PRIVATE LIVES, Belvoir at Belvoir St Theatre, 22 September-11 November; Illawarra Performing Arts Centre, Wollongong 14-17 November; Canberra Theatre Centre 21-24 November, 2012. Photos by Heidrun Lohr: l-r Toby Truslove, Zahra Newman, Toby Schmitz and Eloise Mignon.
In his program notes director-designer Ralph Myers opens by writing, "When I set out to direct this play I had no idea how strong people's preconceptions were about it." He soon found out and it would be impossible not to know - anyone over the age of 25 has something to say about Noel Coward's perfect social comedy. And most believe they know what's important about how to do it. Mainly, as the playwright's alter ego, Elyot Chase must be teddibly, teddibly English and upper crust; and the rest must of course follow suit.
Myers has thrown this tablet of stone right out the window and shattered it: his actors use their own rather than coached English voices. With this sacrilegious move he's revealed that Private Lives is a delightful, clever play and, in order to amuse and entertain a 21st century audience, it has no need of sepia-tinted reverence for things past. It also has more to say than is often evident in productions that rely on the comic aspects. The humour and wit don't need on comic plummy accents to generate laughter - it's actually humorous and witty anyway.
It does require a gifted and technically able cast, however, and Private Lives has this. Beginning with the superb Toby Schmitz as Elyot, a man on his second honeymoon with a wife as unlike his first as he could possibly find, the play is off to a flying start. Tall, urbane, good looking and always willing to make an absolute ass of himself, Schmitz is a comic natural with a mobile, expressive face and eyes that do funny without any words being necessary. When given words - in this case Coward's rapid-fire repartee - he delivers them to the manor born.
As his ex-wife Amanda - who turns up in the next-door suite in Biarritz, also on her second honeymoon - Zahra Newman is the perfect foil for Schmitz. Chemistry between these two is vital and in this instance they could put on a fireworks display without benefit of extra bungers. From the moment the two ex's clap eyes on each other it's apparent why they divorced and also why they are irresistibly drawn together again. Both are impossible, egotistical and charming - iron filings and a magnet in human form - yet there is also real tenderness between them.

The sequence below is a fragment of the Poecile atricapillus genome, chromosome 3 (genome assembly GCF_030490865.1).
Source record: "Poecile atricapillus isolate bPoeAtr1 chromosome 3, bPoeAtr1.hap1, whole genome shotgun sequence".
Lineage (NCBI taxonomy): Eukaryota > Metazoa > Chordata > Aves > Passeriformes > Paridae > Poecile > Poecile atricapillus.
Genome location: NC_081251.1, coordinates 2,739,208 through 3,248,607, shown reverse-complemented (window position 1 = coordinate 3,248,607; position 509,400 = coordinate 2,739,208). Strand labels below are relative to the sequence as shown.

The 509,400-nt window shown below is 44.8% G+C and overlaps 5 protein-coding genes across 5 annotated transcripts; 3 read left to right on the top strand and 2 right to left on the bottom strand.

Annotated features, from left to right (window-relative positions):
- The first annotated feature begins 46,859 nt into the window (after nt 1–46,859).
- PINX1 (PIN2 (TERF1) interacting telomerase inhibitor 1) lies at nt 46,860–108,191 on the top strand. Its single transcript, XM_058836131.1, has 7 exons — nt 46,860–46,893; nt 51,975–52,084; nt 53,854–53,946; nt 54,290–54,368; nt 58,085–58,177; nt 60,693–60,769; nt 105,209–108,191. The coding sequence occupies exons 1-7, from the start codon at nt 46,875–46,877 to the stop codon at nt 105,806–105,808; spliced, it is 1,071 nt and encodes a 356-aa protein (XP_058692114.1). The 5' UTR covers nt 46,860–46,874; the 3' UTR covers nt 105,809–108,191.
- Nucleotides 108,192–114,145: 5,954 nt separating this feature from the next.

By way of contrast Elyot's new wife is the very young, aspirational and rather daffy Sibyl. That she calls him "Elly" makes it clear that this is a marriage made on the rebound rather than in heaven: Eloise Mignon brings a wide-eyed but easily outraged quality to the second Mrs Chase that's bound to end in hysterics before bedtime. The second contrast is Toby Truslove in the unforgiving but essential role of Amanda's new husband Victor Prynne. Truslove is the epitome of stolid, reliable, loveable and instantly forgettable; the kind of decent chap that a cad needs in order to be able to function. And in her late-entering cameo role as the grumpy French maid, Mish Grigor is right up there with the rest of the cast.
At a scintillating 90 minutes, Private Lives is hugely enjoyable and beautifully done. Ralph Myers has confounded the nay-sayers who believed he'd bitten off more than he might comfortably chew in choosing this play for his major directorial debut. It's a pity, then, that he didn't get someone else to take over set design duties. The bare white wall with two hotel room doors separated by lift doors makes no sense at all. The reason why other productions have the two couples in adjoining suites with balconies - on which the action takes place - is that they spend an awful lot of time sipping martinis and commenting on the view of the harbour from their terraces. Nobody - absolutely nobody - would leave their hotel suite to stand in what must be the hotel's public corridor to enjoy a drink or check out the view; or place their glasses on the floor. If that was the only access to the view, they would be staying elsewhere.
It also makes for some awkward prop shifting when this same wall and empty space becomes Amanda's Paris apartment. Dragging a mattress, pillows and a quilt from one room onto the stage is beyond daft and forces a moment of unfunny, unnecessary slapstick on Newman. That the lift then opens straight into the "bedroom" is crazy and distracting. It's also crazy and distracting that Victor enters (the hotel scene) on a bicycle - although they have to be several floors up and at every other instance, the lift is used to go down to the dining room, bar and car park.
The thinking behind all this is deeply unfortunate and if the cast and direction were any less than sparkling, could have led to disaster. As it is, the packed Sunday afternoon preview audience (I'm overseas for the opening) absolutely adored it and so did I - but I did passionately hate the set and the bicycle.